T-Murph brings humor to Stampede Comedy Show

Comedian, actor and writer T-Murph will headline this year’s Stampede Comedy Show on Monday. SPECIAL TO THE ORACLE

Guerterrius Jackson, better known as T-Murph, and Opeyemi Olagbaju will be in charge of bringing the laughs to the Stampede Comedy Show on Monday at the National Pan-Hellenic Plaza.

Campus Activities Board announced via an Instagram post Thursday that T-Murph will be headlining the show, and Olagbaju will be the opening act. The one-hour performance will begin after the Homecoming Kickoff, starting at 6:30 p.m. and lasting about three hours. 

Olagbaju will be paid $5,000 while T-Murph’s pay couldn’t be shared since CAB is still executing the final contract, according to Student Programs Coordinator Isabelle Arroyo-Acevedo. She said the budget for Kickoff was $9,000 and $53,000 for the comedy show.

Tickets are not required for entry and there is no cap on capacity. Masks and social distancing  will be encouraged, she said. As of Oct. 29, the post received 119 likes and no comments compared to last year’s Cody Ko’s engagement of over 650 likes and about 57 comments.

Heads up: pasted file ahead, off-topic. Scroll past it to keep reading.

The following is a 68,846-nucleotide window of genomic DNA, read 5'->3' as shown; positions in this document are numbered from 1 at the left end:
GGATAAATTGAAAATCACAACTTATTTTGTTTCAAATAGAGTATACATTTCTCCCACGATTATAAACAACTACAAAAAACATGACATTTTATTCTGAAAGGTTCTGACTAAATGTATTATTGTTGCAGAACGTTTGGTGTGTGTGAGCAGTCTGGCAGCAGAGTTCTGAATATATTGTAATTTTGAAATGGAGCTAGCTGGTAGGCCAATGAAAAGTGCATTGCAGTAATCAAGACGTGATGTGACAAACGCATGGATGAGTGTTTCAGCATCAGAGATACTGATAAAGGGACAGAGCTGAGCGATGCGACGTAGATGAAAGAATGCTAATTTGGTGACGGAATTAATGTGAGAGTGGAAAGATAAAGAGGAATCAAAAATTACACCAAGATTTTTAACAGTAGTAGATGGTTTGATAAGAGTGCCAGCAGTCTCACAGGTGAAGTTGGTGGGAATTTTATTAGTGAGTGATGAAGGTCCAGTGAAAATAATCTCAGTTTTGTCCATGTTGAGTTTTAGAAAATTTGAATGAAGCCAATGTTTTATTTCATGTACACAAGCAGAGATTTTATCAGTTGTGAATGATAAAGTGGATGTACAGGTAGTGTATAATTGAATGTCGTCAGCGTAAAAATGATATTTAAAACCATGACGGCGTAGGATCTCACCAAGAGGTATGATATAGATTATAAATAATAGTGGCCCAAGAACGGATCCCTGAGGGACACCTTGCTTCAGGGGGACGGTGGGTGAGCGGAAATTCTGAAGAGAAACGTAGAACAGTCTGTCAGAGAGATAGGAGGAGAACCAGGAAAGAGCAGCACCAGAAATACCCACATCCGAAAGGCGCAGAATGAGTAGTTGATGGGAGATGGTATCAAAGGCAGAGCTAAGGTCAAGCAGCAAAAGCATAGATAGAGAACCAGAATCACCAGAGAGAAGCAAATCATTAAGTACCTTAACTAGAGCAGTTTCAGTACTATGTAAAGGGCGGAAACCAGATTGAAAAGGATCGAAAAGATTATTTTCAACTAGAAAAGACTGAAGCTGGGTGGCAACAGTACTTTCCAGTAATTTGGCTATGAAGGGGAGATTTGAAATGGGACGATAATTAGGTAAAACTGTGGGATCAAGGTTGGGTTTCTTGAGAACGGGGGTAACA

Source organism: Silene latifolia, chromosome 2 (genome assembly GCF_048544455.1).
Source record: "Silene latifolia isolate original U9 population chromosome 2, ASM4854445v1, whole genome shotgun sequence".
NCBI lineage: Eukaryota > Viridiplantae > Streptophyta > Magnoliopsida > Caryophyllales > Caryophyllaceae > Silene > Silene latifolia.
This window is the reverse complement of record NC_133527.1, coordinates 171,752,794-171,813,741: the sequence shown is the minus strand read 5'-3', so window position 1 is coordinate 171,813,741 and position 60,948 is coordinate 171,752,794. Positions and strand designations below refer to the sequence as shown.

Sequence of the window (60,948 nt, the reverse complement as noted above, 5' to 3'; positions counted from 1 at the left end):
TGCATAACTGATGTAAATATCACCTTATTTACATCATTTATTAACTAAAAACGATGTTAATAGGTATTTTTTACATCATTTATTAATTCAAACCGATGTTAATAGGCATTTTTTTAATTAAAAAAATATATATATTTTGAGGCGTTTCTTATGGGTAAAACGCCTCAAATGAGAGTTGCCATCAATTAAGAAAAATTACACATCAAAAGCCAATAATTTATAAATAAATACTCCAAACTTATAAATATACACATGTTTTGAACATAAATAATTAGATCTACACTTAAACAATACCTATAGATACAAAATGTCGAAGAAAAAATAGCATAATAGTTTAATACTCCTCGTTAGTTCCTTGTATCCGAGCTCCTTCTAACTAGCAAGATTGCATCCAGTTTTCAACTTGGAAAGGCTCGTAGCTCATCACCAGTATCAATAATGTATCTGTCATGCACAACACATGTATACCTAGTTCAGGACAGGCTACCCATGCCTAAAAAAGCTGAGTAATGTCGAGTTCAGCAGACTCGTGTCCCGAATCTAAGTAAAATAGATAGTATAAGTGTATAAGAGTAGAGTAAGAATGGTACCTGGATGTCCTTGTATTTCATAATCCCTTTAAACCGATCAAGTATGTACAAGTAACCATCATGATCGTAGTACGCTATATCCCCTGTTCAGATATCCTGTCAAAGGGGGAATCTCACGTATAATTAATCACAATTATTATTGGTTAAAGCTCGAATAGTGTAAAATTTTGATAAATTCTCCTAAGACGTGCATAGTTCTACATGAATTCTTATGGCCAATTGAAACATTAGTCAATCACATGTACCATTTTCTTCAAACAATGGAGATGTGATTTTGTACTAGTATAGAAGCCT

T-Murph is a comedian, actor and writer who has been featured on Saturday Night Live, Comedy Central’s Kevin Hart Presents: The Next Level and Key & Peele. 

The 35-year-old comedian’s most recent role being “Clovis” on Hulu’s new series “Woke” working alongside Emmy award winner Keith Davis. He has accumulated approximately 43,000 followers on Instagram.

Olagbaju is a Los Angeles comedian, writer and actor, originally from Nigeria. He started doing stand up comedy in 2014 and since then has performed in festivals, including The World Series of Comedy and NACA showcases. He is currently a writer on “I Love You, America” on Hulu.

Arroyo-Acevedo said the purpose of having a comedy show as a part of Homecoming Week is to give a space for students to relax and have some laughs.

“Comedians, I think just bring like a very comedic … destress from the full college experience. So I think that’s a good reason to have one, and why we really bring it because again I think it’s a good opportunity for students to kind of let their guard down, relax, have a good time, but then also just build community and meet other people,” said Arroyo-Acevedo.

The comedy show, like the other events during Homecoming Week, is also a good way to reconnect with fellow Bulls and make lasting connections in the USF community, Arroyo-Acevedo said, especially since last year’s events were virtual.

“I think part of the … full week of homecoming is honestly just a celebration of the campus … and helping students understand that there’s opportunity to build community on campus,” she said.